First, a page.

Before World War I, Marsden Hartley travelled to Europe to study the Western tradition firsthand. The painter initially settled in Paris, where he met Gertrude Stein and studied her collection. Hartley came to believe that the art scene in the French capital was too competitive and cerebral. Yet, despite the artist’s misgivings, this Parisian sojourn proved foundational. He attended Stein’s Saturday salons; he changed his palette to the brighter, bolder version favored by the Fauvists and Synchromists; and he explored the anti-illusionistic space of the Cubists. Hartley took these findings with him to Berlin. In the German capital he became infatuated with a Prussian lieutenant, Karl von Freyburg. Devastated by the early death of this young soldier, Hartley channeled his grief into a suite of images that incorporated military references and numeric symbols.
Image rights: The Frederick R. Weisman Art Museum at the University of Minnesota, Minneapolis, Minnesota
"This Is a Portrait If I Say So: Identity in American Art, 1912 to Today"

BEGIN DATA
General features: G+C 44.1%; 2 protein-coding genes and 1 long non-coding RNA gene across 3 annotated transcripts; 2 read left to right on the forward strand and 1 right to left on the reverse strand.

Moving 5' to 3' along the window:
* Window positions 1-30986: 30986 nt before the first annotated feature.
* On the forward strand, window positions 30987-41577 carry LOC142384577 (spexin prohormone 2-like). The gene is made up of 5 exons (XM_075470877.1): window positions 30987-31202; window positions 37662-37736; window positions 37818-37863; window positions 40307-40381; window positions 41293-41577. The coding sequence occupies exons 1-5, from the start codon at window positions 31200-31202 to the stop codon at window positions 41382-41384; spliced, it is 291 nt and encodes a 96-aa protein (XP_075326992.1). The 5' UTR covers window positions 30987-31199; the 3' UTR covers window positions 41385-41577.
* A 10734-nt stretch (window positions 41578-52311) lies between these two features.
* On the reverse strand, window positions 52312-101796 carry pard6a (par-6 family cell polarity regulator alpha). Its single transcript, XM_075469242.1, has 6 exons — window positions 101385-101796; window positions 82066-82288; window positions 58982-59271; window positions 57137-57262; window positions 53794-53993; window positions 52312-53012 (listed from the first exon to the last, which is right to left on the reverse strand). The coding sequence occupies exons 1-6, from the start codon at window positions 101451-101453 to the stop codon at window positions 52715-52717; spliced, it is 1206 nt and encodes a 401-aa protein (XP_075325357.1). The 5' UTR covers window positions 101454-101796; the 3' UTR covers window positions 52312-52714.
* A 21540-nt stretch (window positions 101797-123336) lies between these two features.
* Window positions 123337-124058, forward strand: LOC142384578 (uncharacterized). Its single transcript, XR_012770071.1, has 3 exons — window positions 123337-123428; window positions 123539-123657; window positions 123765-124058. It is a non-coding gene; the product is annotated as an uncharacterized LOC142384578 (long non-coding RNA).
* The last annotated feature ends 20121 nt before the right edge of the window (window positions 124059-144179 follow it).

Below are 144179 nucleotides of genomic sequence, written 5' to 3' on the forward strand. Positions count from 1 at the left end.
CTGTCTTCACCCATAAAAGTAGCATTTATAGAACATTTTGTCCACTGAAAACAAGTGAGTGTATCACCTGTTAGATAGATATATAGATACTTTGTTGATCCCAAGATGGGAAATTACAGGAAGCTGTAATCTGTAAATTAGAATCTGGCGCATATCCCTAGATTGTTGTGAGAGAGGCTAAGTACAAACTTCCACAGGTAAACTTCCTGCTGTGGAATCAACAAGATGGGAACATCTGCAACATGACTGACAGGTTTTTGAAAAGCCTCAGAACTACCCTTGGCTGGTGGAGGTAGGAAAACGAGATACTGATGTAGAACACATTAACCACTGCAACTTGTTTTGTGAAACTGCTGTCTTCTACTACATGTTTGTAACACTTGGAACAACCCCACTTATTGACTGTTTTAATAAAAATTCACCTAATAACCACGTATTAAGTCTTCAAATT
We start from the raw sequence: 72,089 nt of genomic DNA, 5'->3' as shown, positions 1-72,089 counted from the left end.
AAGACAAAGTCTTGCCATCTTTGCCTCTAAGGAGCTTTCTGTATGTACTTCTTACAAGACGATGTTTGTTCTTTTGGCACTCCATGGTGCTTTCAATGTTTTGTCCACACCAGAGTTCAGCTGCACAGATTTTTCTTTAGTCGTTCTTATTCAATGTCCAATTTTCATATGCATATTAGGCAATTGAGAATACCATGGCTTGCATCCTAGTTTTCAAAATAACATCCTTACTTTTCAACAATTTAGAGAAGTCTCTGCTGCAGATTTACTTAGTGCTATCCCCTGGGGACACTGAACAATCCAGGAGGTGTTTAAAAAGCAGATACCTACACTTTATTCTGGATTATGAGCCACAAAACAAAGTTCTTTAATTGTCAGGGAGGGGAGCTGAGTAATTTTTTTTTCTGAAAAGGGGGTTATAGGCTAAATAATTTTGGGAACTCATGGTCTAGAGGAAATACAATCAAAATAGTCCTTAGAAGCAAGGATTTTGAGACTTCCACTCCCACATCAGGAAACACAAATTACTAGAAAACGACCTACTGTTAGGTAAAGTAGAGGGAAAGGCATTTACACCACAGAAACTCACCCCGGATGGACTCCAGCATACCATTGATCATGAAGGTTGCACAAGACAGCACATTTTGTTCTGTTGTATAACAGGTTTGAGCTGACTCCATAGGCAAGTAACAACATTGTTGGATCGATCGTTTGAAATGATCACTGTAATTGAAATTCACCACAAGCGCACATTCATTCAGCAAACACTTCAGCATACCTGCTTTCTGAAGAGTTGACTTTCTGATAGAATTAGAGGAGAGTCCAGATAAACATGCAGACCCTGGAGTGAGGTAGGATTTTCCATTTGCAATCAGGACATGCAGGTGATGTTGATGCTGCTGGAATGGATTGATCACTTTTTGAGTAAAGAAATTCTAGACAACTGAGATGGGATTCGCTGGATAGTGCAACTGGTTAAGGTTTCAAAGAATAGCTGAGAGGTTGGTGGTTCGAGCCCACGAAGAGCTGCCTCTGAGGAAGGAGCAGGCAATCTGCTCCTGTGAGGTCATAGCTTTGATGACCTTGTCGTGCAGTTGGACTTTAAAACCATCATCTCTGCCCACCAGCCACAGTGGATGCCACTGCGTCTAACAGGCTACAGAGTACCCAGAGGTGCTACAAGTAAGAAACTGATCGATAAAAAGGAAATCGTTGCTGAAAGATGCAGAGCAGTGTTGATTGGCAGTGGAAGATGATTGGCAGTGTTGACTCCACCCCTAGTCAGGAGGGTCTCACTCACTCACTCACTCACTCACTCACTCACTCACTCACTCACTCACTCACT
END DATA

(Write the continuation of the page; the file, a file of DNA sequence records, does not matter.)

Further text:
Collection of the Frederick R. Weisman Art Museum at the University of Minnesota, Minneapolis, Minnesota, bequest of Hudson D. Walker from the Ione and Hudson D. Walker Collection
About Marsden Hartley
A seminal modernist and member of Alfred Stieglitz’s groudbreaking circle, Marsden Hartley painted easel-sized landscapes, portraits, still lifes, and abstract compositions based on pre-World War I German military paraphernalia and medals. He was deeply attached to nature, and his solidly painted forms evoke a primordial geologic power and poetic sense of isolation that transcends observed reality. Exaggerated form, strong outline and flattened space are among Hartley’s signature strategies. During his peripatetic life he painted many of the places he visited, including Maine, Paris, Germany, Mexico, New York, New Mexico, New Hampshire, Cape Cod, Gloucester, Nova Scotia, Bermuda, and the south of France. Although working primarily in oil, Hartley also produced a number of pastels over the course of his career and experimented with painting directly on glass.
American, 1877-1943, Lewiston, ME, United States, based in Ellsworth, ME, United States